Be seen at the scene, Ideas: Illini Tailgate
Be seen at the scene, Ideas
Story: Bridget Broihahn
Photos: Bridget Broihahn
Ever since I can remember, I have been tailgating at the University of Illinois football games. My parents had season tickets and they were all in. So, when I started doing research on the history of tailgating, I was surprised that “officially” the first tailgate probably started somewhere else other than the UI.
That’s probably true, but I do know this: the UI perfected the art of tailgating and helped make it a constant for football culture. The reason for this humble opinion of mine is because my family is full of football enthusiasts, and we still travel to all sorts of football games: scrimmages, prep games, collegiate division I, II and III games, pick-up games in the neighborhood, and even had our own version of a family football game at my Uncle Keith’s big lawn in DeWitt on Thanksgiving Day. After traveling to all of these games I can tell you one thing: nobody was tailgating like we were here at the UI at these other games.
I remember when I started college at Illinois State University, I was all excited for the first football game and went out to the tailgate. There was one guy having a cigarette by his Vega. Of course, that was the 1980s and ISU now has tailgating, but in those days I missed Champaign-Urbana and the fun of the pre-game celebrating!
Luckily, tailgating is alive and well here on campus, and when At Home in Central Illinois ventured over to the tailgate for the season home opener against Murray State we were greeted by that same spirit of celebration that I have known for my entire life. I met some great sports who let me take their pictures for our feature. In fact, they were really excited.
“We’re here from Indianapolis,” Whitney Cottle said.
“We’re originally for Danville. We do this quite a bit,” Ken Cottle, Whitneys’ husband said about the commute to the game.
They were having a great time with their boys, two-year-old Easton, and four-month-old, Jackson.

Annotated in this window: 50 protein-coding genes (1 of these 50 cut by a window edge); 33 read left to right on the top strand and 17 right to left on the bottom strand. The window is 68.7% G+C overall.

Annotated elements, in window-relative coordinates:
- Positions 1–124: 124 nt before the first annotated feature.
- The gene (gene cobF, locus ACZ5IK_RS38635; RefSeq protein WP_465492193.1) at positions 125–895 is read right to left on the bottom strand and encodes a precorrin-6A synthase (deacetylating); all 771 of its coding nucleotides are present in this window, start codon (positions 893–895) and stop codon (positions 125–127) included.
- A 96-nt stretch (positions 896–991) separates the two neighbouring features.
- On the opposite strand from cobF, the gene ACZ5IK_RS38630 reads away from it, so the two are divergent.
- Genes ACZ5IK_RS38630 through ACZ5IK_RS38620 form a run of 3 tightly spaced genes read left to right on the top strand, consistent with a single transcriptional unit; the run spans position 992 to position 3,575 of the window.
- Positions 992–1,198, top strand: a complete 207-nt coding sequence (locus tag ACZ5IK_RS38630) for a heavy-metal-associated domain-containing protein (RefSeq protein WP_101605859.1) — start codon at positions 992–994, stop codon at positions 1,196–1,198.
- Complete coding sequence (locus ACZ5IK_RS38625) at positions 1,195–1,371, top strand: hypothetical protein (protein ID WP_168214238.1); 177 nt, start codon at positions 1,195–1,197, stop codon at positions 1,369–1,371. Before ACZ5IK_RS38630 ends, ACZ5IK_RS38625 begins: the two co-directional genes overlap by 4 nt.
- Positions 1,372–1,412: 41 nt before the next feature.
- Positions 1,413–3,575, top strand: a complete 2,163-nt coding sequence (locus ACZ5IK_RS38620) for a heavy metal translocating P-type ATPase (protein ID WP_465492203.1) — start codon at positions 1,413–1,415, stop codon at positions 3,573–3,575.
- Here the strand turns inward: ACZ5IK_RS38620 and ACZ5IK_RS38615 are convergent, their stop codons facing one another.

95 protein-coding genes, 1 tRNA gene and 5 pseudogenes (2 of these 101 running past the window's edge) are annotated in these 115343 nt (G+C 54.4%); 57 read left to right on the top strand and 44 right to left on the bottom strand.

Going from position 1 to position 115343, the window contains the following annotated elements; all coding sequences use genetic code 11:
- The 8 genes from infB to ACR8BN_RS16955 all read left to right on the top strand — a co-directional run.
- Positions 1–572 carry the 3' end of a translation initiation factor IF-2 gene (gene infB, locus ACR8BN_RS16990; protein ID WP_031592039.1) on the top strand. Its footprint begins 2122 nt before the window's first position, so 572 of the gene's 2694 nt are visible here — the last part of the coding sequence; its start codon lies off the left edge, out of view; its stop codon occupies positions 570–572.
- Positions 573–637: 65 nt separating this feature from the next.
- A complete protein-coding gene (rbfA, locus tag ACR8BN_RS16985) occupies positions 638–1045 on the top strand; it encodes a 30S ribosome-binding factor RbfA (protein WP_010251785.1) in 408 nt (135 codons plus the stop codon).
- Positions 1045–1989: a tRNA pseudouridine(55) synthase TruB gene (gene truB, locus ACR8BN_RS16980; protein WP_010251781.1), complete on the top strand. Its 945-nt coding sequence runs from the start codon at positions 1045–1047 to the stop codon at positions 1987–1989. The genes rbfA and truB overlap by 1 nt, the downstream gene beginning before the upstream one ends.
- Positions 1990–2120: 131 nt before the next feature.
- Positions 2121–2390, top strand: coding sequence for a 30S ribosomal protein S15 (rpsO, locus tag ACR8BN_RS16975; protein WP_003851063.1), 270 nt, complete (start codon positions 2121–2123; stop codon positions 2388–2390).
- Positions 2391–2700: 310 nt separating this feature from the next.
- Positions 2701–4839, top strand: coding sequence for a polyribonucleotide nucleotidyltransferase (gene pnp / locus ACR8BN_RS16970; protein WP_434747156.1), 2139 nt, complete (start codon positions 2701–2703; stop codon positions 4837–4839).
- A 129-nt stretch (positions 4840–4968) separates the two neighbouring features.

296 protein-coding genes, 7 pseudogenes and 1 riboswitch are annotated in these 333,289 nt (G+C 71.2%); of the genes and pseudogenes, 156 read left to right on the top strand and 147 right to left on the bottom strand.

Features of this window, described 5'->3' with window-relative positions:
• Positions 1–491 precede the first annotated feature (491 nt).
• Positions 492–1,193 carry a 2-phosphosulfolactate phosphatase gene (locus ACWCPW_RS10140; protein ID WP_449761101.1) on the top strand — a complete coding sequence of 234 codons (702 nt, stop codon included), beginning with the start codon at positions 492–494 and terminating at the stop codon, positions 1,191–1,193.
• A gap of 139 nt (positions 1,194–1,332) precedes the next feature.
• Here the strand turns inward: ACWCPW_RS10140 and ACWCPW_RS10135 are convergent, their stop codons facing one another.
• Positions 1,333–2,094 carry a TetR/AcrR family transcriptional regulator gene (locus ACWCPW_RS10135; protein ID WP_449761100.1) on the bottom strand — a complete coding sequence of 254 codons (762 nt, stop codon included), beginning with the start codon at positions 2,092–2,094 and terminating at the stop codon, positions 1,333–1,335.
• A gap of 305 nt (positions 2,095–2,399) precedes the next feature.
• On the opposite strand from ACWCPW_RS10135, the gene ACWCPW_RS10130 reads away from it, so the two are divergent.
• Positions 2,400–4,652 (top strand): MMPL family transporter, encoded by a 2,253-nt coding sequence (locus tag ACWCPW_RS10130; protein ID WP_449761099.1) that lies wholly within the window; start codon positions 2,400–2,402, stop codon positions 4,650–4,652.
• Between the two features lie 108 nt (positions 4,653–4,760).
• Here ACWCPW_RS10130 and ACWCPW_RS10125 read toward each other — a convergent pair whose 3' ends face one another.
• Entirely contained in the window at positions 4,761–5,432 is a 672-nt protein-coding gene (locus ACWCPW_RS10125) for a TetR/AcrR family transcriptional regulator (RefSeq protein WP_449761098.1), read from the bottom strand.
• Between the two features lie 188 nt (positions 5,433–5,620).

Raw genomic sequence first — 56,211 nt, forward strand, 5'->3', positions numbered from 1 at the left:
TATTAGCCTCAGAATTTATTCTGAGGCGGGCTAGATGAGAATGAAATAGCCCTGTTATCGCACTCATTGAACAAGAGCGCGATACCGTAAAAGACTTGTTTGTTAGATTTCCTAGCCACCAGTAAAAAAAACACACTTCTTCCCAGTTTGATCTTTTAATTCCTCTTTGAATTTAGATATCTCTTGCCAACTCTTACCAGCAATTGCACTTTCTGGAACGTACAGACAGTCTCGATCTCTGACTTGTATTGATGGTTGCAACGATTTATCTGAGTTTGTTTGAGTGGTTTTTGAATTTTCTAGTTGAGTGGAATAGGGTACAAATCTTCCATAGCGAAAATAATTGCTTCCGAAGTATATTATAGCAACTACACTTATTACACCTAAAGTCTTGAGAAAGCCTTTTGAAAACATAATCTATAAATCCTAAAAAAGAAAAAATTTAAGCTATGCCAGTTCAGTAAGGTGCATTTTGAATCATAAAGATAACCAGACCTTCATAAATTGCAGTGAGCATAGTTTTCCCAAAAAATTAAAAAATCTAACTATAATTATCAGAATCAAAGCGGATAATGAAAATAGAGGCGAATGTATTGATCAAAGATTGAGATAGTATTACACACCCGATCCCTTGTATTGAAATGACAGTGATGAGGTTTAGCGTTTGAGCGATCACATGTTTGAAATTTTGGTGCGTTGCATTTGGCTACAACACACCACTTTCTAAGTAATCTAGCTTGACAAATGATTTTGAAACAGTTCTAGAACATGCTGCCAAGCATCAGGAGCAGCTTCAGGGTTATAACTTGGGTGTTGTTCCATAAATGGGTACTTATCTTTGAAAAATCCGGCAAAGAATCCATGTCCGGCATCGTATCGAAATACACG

Tailgating at the UI is just friendly, and by that I do mean the spirit of the participants, but I also mean that the UI rules for tailgating are friendly, too. The successful debut of Grange Grove last year made for some excitement within the UI tailgate community. This year’s premiere was a celebratory sea of orange and blue, and the lovely weather made for a perfect debut.
The rules for Grange Grove apply to this season, as well. UI Associate Athletic Director Brad Wurthman said that besides the excitement of country artist Jerrod Nieman, who played at the UI- North Carolina match-up tailgate, fans will be able to enjoy country music singing group, Parmalee who will perform at the homecoming match-up between UI and Minnesota on Oct. 29.
“We want fans to enjoy the season,” Wurthman said.
Grange Grove opens game days at 7 a.m., as well as the other parking lots that tailgaters set-up in and enjoy the festivities.
“For Grange Grove, people can load the night before from 5 to 7 p.m. The next morning at 7 a.m. they can come and go as they please. Everything is free, even the concerts, which will start two hours before kick-off,” he said.
Fans can also purchase tickets to the game- if they’re still available- and enjoy the excitement of the Fighting Illini under the guidance of Coach Lovie Smith.
“It’s BYOB, and we want to encourage fans to consume responsibly, bring a grill and have some fun,” Wurthman said.
The Fighting Illini Walk- that happens a few hours before kick-off- was so intense. The fans erupted with cheers and shouts of excitement. It was a good place to be. The jubilation continued with the Marching Illini playing by the statue of Red Grange. There was a spirit of camaraderie among the Illini revelers.
Kids played on the inflatables, had their young faces painted and enjoyed the Kid Zone. People tapped their feet to the music, and enjoyed each other’s company. I think one of the aspects of UI tailgating that still gets me to this day is the variety of food people cook-up on their grills at the event. There were the staples of hot dogs, brats, and hamburgers. Plus, chili, some steaks, pork chops, filets of fish, and even one family had lobster tacos. There were creations like pizza on a grill, fajitas, meatballs, green beans, asparagus and pound cake. I tried the pound cake. It was wonderfully delicious.
It’s not too late to get out and enjoy the festivities before games at Grange Grove this season. The perfect fun right before another Illini match-up. For information and tickets go to tickets.fightingillini.com.